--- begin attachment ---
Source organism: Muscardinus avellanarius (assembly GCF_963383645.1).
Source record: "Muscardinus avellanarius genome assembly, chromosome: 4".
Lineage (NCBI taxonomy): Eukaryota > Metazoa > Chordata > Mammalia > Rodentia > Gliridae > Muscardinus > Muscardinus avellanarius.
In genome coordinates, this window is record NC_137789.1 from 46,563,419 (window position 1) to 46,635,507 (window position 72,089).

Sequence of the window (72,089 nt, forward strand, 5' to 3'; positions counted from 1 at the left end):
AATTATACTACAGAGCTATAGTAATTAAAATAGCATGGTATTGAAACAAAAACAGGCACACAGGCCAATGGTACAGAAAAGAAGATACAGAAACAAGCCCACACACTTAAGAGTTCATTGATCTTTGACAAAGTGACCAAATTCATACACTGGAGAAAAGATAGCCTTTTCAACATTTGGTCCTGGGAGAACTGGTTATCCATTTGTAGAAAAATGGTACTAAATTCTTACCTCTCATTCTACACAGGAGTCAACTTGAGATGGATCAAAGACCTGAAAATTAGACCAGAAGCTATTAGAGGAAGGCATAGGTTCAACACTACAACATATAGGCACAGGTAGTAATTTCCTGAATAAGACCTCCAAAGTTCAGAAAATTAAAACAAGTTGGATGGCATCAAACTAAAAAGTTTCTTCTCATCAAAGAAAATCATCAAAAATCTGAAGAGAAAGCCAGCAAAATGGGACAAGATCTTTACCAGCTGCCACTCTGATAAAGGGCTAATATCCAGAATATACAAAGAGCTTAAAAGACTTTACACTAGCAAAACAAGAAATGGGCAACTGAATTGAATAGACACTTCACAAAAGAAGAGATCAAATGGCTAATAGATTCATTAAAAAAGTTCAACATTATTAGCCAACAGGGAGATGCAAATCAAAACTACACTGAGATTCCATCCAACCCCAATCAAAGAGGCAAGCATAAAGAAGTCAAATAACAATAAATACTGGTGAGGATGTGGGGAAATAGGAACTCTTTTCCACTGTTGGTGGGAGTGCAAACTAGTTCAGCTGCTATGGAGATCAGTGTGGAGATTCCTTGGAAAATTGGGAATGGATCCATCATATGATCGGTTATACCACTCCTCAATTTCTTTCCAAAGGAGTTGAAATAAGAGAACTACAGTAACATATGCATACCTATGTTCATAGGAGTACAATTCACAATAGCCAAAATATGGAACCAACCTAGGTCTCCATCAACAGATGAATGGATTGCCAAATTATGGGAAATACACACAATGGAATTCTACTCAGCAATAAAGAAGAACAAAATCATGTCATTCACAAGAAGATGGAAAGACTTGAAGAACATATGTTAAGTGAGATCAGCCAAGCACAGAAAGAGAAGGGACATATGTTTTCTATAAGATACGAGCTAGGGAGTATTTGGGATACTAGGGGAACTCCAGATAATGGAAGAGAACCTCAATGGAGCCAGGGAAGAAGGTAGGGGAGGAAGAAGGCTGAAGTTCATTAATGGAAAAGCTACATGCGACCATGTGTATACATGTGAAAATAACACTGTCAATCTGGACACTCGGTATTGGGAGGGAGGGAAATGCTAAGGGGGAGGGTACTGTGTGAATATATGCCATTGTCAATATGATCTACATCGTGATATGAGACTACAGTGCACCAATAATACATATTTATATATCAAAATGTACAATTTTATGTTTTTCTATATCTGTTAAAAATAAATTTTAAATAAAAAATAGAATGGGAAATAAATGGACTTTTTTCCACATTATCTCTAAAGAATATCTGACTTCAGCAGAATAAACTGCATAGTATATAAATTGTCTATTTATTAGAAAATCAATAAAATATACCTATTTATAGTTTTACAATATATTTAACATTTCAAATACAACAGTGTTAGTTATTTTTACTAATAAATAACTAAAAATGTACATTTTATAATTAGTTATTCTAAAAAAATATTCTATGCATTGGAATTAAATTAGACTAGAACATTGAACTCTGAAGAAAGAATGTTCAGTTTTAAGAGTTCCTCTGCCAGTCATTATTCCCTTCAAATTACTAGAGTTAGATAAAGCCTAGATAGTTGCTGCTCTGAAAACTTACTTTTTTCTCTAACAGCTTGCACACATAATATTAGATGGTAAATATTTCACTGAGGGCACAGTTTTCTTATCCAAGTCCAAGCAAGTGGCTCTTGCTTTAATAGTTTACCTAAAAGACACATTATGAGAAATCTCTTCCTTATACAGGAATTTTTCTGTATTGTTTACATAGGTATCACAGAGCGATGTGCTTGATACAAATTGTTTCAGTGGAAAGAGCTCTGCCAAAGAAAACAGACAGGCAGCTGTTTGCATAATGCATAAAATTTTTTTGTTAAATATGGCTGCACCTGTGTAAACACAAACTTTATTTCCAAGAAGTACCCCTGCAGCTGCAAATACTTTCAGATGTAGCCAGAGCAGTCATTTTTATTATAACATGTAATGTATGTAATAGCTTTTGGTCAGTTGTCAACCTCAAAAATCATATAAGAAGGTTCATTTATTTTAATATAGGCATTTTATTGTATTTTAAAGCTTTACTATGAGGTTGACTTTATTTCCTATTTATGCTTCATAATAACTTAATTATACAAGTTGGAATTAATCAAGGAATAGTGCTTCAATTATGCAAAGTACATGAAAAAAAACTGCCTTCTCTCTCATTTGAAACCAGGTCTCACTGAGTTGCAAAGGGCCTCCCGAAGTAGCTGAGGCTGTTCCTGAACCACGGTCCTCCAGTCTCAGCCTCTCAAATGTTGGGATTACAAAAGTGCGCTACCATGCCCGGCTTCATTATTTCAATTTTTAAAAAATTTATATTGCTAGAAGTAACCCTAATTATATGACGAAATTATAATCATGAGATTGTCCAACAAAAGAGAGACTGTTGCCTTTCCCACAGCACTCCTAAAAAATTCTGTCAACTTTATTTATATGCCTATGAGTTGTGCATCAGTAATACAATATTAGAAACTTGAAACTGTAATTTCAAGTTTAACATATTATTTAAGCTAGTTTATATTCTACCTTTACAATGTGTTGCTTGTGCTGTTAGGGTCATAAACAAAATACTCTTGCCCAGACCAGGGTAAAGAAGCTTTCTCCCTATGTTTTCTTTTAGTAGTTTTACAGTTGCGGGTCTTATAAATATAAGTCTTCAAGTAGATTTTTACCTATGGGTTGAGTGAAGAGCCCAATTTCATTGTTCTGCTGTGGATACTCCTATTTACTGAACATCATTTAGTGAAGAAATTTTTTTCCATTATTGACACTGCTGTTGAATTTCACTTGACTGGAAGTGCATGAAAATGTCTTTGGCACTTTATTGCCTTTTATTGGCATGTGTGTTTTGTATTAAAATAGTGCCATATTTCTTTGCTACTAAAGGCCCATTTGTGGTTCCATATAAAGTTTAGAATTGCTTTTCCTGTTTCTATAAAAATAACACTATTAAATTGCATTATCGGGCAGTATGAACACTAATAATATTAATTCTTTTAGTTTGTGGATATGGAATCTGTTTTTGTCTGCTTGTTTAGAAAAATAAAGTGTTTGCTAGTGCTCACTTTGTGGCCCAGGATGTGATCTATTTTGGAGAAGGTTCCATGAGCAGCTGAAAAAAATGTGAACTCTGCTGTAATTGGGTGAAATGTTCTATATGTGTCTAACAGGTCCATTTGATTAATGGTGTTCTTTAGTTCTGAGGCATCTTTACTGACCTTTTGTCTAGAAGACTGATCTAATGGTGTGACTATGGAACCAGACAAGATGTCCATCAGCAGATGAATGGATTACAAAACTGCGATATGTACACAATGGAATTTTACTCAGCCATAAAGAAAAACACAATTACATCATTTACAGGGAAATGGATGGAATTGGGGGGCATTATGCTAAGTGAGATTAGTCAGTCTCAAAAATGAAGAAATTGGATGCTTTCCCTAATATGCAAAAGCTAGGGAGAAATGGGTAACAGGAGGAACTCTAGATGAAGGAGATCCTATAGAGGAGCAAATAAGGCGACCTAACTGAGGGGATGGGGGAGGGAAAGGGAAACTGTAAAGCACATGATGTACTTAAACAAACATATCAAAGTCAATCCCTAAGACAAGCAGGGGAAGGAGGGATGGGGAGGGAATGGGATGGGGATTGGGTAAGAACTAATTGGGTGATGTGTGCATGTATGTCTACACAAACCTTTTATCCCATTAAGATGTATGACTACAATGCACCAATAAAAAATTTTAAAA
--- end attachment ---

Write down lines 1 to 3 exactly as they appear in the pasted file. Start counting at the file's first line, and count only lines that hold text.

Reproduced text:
Source organism: Muscardinus avellanarius (assembly GCF_963383645.1).
Source record: "Muscardinus avellanarius genome assembly, chromosome: 4".
Lineage (NCBI taxonomy): Eukaryota > Metazoa > Chordata > Mammalia > Rodentia > Gliridae > Muscardinus > Muscardinus avellanarius.